Healthy Gut = Healthy Mind


The gut is often referred to as the 'second brain'. Why? Because research reveals that what you put inside of your body and how it reacts in your gut, can have a big impact on things like mental clarity, performance - and even happiness

In our crazy social-media driven, non-stop email checking, never-ending to-do list world, it is easy to become overwhelmed by anxiety, depression or other mood disorders. Like many others, I have suffered from anxiety in the past and was even taking medication for several years. 

My battle with anxiety taught me a few things:

1. Address your stressors

It is essential to make changes to your life to reduce the stress causing the anxiety e.g. reduce social media use, exercise more, learn to say no more often. It's a work in progress...

2. Have a chat

Speak with a counsellor, psychologist or other mental health professional. Seeing my counsellor was key in my recovery and I still meet with him today. I think it's essential - like going to a personal trainer for your brain! 

3. Focus on food

Eating the right type of foods can make a massive impact on how you feel emotionally. 

So, what foods should you be eating more of if you want to reduce anxiety, better manage stressors and build a happier, healthier brain?  Here are my top 5 foods to eat to help create a healthy gut - and a healthier, happier mind: 

1. Yoghurt with loads of probiotics

Yoghurt is a bit of an underrated superfood, in my opinion. If you pick the right one, they are packed with probiotics which are are “friendly gut bacteria”. These good gut bacteria have been found to help boost the immune system, promote a healthy digestive tract and therefore - help you combat mental health issues! Hooray. 

Try this: Enjoy a serve of yoghurt daily either as a snack, for breakfast with a handful of seeds or in a smoothie. Plain yoghurt with seeds and a drizzle of honey is my favourite weekday breakfast! 



This humble legumes contains really good amounts of Vitamin B6, a water-soluable vitamin that is vital in the production of neurotransmitters, chemicals which send messages from the brain to the body.Inadequate levels of B6 has been associated with lethargy and depression so this humble legume can have a serious impact. 

Try this: Add a tin of chickpeas into your salad or casserole dish. It soaks up plenty of flavour and is a simple way to encourage a more stable mood. 


Around one-quarter of Australians are vitamin D deficient which isn’t good news for our happiness. Low levels of this nutrient has been correlated with depression, as vitamin D helps regulate cell growth and plays a key role in maintaining the immune system. 

Fun tip? To get your recommended levels and prevent depression, simply leave any mushrooms out in the sun for just an hour and they will incredibly absorb 100% of your vitamin D needs.  If you don’t have the time, check for Vitamin D enriched mushrooms at our local supermarket which will have the same effect.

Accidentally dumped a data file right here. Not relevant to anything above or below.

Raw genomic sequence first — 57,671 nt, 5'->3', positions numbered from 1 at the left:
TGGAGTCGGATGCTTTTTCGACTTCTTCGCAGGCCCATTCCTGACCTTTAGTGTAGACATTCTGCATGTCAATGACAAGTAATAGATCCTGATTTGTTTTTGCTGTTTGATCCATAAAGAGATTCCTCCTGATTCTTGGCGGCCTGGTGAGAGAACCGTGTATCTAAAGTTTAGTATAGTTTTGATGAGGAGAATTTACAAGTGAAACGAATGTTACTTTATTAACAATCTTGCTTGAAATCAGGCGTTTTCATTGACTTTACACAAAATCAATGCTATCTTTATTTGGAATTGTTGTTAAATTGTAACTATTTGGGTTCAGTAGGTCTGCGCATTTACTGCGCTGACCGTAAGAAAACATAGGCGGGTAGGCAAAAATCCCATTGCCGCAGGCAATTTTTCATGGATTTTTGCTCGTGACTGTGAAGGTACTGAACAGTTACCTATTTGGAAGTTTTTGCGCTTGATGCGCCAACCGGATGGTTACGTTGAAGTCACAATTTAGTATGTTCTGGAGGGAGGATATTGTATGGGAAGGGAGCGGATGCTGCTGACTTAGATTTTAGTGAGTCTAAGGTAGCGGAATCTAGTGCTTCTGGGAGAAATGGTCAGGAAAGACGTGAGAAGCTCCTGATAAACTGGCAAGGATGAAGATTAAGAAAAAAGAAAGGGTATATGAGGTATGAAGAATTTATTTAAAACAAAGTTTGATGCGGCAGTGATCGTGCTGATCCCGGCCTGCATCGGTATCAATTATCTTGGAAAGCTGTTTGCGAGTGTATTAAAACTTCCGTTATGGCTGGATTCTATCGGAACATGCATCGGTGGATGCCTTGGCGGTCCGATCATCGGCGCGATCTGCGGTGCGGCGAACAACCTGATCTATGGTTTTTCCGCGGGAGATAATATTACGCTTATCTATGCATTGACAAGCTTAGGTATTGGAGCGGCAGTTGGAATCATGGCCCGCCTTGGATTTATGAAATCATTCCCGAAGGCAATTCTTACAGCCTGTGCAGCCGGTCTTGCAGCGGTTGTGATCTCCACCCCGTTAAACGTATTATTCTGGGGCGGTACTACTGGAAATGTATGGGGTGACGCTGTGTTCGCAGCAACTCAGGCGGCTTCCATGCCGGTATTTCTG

Try This: Pop your mushrooms out in the sun and cook them with your scrambled eggs, add them to a salad or blend them into your Bolognese. 

Spinach and Green vegetables

We all know we should eat our leafy greens, but now research shows that folate (also known as B6 or Folic Acid) found in foods like spinach, asparagus, brussel sprouts and avocado helps support healthy levels of happiness neurotransmitter, serotonin. Inadequate levels of folate can cause fatigue as well as a low mood! Oh no... Green leafy veg also contain antioxidants, which help your brain health by stopping free-radical damage to your brain cells, that can lead to a depressed mood. 

Try this: Enjoy leafy greens daily in a delicious, fresh salad, in your smoothie or as a side to your brekkie. Cook a side of green veg with your morning eggs or serve with your protein at night. Don't forget to fill up on lots of green salad! 


Salmon and other oily fish like sardines and mackerel contain high levels of omega-3 fatty acids, which play an important role in our brain health. Omega-3 fatty acids cannot be synthesised in the body so we need to eat foods that will give us this key nutrient. Studies have shown that consuming omega-3 rich fish like salmon helps decrease the risk of suicide, depression and psychosis.

Eating foods containing omega-3 fatty acids like salmon, chia seeds, walnuts can ward off mood swings and also helps with memory and academic performance.

Try this: Enjoy a piece of oily fish like salmon twice a week. I love to eat my grilled on the BBQ or enjoy some salmon peices the next day in a green salad, with chickpeas, mushrooms and a yoghurt dressing! 


Lyndi Cohen